Gay and extramarital sex remains legal in Indonesia after court hearing

Gay and extramarital sex remains legal in Indonesia after court hearing

Gay and extramarital sex remains legal in Indonesia after court hearing

Updated 14 December 2017, 17:45 AEDT

Indonesia's Constitutional Court narrowly rejects a controversial petition to ban gay and extramarital sex in the world's biggest Muslim-majority country.

Indonesia's Constitutional Court has rejected a push to ban gay and extramarital sex.

An Islamic activist group, the Family Love Alliance, lodged the petition in the court in Jakarta last year.

If successful, gay sex and sex out of wedlock would have been deemed illegal, but the panel of nine judges narrowly ruled against it.

Four of the judges dissented, including the Constitutional Court's Chief Justice.

"The appeal is rejected in its entirety," Chief Justice Arief Hidayat told the court.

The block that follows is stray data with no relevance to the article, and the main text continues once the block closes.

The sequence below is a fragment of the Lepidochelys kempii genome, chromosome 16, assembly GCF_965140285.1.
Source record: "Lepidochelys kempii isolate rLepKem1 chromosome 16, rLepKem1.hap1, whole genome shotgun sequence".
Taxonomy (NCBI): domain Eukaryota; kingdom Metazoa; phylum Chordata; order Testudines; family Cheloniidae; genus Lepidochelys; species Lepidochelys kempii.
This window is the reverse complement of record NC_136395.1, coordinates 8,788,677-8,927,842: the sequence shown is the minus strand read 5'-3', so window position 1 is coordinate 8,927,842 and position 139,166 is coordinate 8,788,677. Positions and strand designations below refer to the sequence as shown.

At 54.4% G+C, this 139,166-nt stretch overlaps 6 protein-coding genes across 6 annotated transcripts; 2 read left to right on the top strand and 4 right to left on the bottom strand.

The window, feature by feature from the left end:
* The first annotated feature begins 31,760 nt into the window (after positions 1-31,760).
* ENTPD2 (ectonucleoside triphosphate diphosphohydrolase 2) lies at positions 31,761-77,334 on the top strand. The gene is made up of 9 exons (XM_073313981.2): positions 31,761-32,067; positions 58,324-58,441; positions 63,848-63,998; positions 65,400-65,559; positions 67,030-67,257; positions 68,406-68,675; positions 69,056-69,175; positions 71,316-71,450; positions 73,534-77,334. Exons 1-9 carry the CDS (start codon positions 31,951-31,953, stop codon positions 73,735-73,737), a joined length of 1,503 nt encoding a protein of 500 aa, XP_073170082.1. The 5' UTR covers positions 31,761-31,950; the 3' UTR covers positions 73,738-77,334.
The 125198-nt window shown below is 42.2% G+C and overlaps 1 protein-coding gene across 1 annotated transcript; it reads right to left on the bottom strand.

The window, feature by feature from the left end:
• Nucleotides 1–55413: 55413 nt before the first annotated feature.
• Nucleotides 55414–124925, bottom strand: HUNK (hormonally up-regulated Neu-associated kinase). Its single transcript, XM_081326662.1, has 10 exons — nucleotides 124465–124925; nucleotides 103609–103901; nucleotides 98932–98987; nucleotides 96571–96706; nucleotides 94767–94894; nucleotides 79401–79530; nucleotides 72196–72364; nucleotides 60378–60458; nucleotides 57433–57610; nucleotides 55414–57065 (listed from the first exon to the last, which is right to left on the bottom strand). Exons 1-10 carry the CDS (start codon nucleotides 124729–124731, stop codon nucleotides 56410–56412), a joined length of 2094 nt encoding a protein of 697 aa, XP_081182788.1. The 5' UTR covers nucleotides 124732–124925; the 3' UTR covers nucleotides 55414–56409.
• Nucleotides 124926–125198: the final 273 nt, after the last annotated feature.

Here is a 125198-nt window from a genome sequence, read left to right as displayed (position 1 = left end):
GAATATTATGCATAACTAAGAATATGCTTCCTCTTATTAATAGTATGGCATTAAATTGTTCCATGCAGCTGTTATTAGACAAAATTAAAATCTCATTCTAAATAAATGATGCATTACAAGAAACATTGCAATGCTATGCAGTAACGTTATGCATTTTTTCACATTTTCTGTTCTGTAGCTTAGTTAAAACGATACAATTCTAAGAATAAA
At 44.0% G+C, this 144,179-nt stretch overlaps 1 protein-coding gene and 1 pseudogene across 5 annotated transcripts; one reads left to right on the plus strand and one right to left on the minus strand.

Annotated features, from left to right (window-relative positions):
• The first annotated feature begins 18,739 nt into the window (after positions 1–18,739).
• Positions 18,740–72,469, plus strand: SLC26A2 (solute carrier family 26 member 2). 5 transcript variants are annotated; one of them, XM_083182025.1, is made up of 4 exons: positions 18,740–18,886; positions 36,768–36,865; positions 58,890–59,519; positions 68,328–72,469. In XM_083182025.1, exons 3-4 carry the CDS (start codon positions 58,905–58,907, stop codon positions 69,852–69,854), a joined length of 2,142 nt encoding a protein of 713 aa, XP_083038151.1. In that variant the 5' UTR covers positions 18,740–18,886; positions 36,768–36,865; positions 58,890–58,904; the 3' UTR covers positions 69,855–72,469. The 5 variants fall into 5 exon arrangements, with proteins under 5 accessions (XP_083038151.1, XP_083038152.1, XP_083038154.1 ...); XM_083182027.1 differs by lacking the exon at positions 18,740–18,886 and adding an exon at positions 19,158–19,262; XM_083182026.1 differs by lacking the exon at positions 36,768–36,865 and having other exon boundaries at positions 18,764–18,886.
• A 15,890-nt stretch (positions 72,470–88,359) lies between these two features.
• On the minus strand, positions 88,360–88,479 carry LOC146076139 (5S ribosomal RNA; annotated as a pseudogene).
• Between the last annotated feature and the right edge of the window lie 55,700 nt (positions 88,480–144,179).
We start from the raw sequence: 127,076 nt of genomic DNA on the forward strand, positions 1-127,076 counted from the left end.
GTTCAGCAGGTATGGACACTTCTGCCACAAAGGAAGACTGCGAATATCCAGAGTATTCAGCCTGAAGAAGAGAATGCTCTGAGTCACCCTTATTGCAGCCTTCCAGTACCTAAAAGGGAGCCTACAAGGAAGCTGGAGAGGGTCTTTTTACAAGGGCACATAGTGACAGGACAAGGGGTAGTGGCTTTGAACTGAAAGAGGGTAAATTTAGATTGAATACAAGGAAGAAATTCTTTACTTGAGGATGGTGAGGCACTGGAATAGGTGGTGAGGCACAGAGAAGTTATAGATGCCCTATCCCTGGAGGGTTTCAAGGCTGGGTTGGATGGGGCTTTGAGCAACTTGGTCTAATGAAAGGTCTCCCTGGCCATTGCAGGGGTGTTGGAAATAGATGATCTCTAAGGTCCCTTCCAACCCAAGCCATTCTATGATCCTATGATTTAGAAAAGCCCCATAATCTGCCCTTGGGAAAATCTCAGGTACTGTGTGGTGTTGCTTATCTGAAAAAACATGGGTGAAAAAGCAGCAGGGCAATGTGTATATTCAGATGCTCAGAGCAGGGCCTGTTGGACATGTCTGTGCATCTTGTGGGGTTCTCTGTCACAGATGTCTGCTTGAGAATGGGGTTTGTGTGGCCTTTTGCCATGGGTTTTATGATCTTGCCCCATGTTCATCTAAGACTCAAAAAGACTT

The decision is a win for the nation's moderates amid concerns of increasing Muslim conservatism across the country.

Human Rights groups said there had been growing anti-LGBT sentiment in recent years and there were a number of police raids this year targeting homosexual bars and clubs.

"It will not change much while there's a homophobic situation among law-enforcement officials," Andreas Harsono from Human Rights Watch said after the decision was handed down.

"More than 200 LGBT individuals were arrested this year."

Mr Hardsono said the ruling would have gone the other way, if one of the court's more conservative judges, Patrialis Akbar, was not dismissed from the bench for corruption earlier this year.